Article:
The Competitive Want

Athletes all have the same goal.  It’s handed to them the first day of little league or church basketball practice.  Get better at this.  They’re given a coach, schedule, space, and playmates. All they have to do is show up.

A structure and system is put in place for self-improvement.  There is a brain working for you, and a heart hell-bent on motivating you to continue.  You are gifted every conceivable resource to succeed, and failure is never mentioned or thought about.  Who wouldn’t fall in love with this arrangement?

Who wouldn’t come to rely on this plan?

The competitive want is to keep training with a purpose.   By becoming elite, by playing in college and/or professionally, the athlete can preserve their identity.  They can keep practicing and training.  They can keep getting better at what the world has told them they’re best at.

photo credit: coastalpoint.com via ryan saxton
Being competitive equals relevance.

Even when the wins get hard to come by, the dreams of future victories propel the hero on.  The hard work has to pay off.  All the stories ever told confirm it.  They’ve just got to get better at this.

The goal remains the goal.

Half the time it’s not even about winning.  It’s about enduring.

Rocky was an iconic example.  He kept showing up and just refused to quit.  He was willing to do anything to stop being a loser.  Winning was never his goal.  It brought pressures and expectations that scared him.  The man really just liked to train.  Becoming a champion was a consequence.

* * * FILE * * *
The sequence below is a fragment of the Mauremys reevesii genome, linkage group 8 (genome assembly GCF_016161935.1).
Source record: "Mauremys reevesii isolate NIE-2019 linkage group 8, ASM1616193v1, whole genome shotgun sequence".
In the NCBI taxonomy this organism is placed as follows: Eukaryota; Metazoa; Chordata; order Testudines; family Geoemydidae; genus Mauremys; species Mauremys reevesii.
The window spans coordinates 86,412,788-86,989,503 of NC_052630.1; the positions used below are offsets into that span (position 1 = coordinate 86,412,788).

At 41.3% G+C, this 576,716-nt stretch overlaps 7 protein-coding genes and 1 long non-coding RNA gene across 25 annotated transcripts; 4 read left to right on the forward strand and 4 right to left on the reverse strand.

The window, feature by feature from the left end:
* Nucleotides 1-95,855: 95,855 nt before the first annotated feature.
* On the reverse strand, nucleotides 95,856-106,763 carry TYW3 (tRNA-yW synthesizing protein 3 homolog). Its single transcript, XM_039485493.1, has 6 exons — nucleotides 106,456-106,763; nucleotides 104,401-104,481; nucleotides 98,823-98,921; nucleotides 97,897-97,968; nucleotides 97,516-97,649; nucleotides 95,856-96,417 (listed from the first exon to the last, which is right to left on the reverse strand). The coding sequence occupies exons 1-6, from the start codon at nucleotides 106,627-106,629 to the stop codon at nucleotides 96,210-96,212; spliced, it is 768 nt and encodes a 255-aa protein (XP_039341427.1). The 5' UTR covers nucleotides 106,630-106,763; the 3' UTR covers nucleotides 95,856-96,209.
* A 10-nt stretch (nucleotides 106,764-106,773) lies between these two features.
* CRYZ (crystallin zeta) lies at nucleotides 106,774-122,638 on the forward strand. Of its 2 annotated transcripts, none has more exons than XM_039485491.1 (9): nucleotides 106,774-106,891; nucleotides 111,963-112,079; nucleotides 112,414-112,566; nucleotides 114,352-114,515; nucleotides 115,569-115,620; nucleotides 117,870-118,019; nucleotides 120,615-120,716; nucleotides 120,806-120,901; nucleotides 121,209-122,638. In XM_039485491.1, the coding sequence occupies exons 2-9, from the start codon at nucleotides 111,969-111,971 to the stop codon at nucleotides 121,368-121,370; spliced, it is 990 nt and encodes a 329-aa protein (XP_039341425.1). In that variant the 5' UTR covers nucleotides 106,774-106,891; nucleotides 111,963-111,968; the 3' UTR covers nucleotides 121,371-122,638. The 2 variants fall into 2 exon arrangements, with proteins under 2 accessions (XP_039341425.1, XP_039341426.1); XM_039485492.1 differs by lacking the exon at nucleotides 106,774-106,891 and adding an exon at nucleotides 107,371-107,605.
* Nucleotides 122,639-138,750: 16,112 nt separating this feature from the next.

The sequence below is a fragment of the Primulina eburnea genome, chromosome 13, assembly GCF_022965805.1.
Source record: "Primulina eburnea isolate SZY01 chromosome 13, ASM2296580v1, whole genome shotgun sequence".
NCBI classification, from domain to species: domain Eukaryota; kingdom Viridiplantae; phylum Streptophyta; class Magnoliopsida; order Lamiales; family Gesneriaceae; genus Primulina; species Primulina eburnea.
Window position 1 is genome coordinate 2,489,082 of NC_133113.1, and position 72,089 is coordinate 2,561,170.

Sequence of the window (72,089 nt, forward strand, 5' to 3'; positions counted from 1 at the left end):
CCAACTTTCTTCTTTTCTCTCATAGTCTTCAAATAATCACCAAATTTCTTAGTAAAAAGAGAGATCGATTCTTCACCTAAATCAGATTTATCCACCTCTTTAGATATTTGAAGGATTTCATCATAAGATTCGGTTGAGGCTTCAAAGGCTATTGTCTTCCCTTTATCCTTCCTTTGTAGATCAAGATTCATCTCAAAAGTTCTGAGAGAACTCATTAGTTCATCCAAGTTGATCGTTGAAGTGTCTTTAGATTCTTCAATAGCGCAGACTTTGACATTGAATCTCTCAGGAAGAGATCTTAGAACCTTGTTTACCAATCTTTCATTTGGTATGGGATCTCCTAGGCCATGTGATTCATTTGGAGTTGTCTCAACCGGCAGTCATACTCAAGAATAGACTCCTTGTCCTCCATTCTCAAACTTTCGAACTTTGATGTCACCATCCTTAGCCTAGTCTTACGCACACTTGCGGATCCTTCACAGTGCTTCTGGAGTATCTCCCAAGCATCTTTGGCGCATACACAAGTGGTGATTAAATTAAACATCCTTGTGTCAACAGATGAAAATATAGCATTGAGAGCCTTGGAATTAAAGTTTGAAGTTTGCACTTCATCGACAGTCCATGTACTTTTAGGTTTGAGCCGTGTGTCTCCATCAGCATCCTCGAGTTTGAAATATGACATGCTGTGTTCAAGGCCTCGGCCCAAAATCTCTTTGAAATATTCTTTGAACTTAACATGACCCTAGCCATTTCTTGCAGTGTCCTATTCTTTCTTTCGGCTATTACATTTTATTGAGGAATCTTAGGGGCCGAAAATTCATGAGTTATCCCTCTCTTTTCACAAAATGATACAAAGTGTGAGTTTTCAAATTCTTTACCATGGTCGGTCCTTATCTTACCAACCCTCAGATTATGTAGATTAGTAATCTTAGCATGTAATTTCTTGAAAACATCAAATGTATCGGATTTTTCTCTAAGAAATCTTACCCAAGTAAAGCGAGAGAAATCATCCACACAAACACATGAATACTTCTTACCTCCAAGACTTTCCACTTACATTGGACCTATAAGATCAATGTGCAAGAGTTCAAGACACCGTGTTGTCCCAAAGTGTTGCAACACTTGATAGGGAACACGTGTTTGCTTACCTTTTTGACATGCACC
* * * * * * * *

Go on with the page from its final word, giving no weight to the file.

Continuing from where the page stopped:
photo credit: tumblr.com

Aspirations come from playing, not watching.  Has-beens aren’t sure what to practice.  Athletes without a sport aren’t sure what to do with themselves.  The clarity of life dissapates, and showing up doesn’t guarantee anything anymore.
The competitive want is to keep things simple and spelled out for them.  To do what their told and have a team of support they can depend upon.  To be convinced of forward progress is to have everything, but practice lacks conviction when there’s no more games to play. 
Left alone to your own design, the work of getting better becomes staggering.  The effort and thought necessary for planning and goal setting makes the execution seem painless.  Being an athlete was easy; and it’s all you’ve ever done.  Without a coach or guide programming practice, there is less certainty of improvement.  Confidence in self becomes as questionable as what to work on next and what’s the point of it all, anyway?     

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